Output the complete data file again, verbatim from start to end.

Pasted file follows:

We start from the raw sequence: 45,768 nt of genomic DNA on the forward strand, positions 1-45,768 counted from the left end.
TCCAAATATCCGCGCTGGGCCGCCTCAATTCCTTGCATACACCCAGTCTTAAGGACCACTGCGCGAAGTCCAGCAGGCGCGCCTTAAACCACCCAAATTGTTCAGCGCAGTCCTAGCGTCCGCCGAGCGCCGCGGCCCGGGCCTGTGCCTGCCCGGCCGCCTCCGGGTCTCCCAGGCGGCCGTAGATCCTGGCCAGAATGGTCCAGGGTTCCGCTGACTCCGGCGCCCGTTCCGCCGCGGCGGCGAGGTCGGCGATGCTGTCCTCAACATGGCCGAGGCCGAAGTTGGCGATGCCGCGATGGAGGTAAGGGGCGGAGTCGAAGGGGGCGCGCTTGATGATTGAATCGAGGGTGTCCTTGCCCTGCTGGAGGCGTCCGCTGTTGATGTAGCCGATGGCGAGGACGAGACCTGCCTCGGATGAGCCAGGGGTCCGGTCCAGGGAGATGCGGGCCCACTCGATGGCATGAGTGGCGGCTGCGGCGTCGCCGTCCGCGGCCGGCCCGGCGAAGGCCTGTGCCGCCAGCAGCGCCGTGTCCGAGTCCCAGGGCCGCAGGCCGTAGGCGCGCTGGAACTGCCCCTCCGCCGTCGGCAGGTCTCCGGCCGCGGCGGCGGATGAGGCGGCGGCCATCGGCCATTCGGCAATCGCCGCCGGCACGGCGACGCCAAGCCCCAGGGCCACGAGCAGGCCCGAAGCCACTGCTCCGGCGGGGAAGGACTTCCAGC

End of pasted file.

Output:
We start from the raw sequence: 45,768 nt of genomic DNA on the forward strand, positions 1-45,768 counted from the left end.
TCCAAATATCCGCGCTGGGCCGCCTCAATTCCTTGCATACACCCAGTCTTAAGGACCACTGCGCGAAGTCCAGCAGGCGCGCCTTAAACCACCCAAATTGTTCAGCGCAGTCCTAGCGTCCGCCGAGCGCCGCGGCCCGGGCCTGTGCCTGCCCGGCCGCCTCCGGGTCTCCCAGGCGGCCGTAGATCCTGGCCAGAATGGTCCAGGGTTCCGCTGACTCCGGCGCCCGTTCCGCCGCGGCGGCGAGGTCGGCGATGCTGTCCTCAACATGGCCGAGGCCGAAGTTGGCGATGCCGCGATGGAGGTAAGGGGCGGAGTCGAAGGGGGCGCGCTTGATGATTGAATCGAGGGTGTCCTTGCCCTGCTGGAGGCGTCCGCTGTTGATGTAGCCGATGGCGAGGACGAGACCTGCCTCGGATGAGCCAGGGGTCCGGTCCAGGGAGATGCGGGCCCACTCGATGGCATGAGTGGCGGCTGCGGCGTCGCCGTCCGCGGCCGGCCCGGCGAAGGCCTGTGCCGCCAGCAGCGCCGTGTCCGAGTCCCAGGGCCGCAGGCCGTAGGCGCGCTGGAACTGCCCCTCCGCCGTCGGCAGGTCTCCGGCCGCGGCGGCGGATGAGGCGGCGGCCATCGGCCATTCGGCAATCGCCGCCGGCACGGCGACGCCAAGCCCCAGGGCCACGAGCAGGCCCGAAGCCACTGCTCCGGCGGGGAAGGACTTCCAGC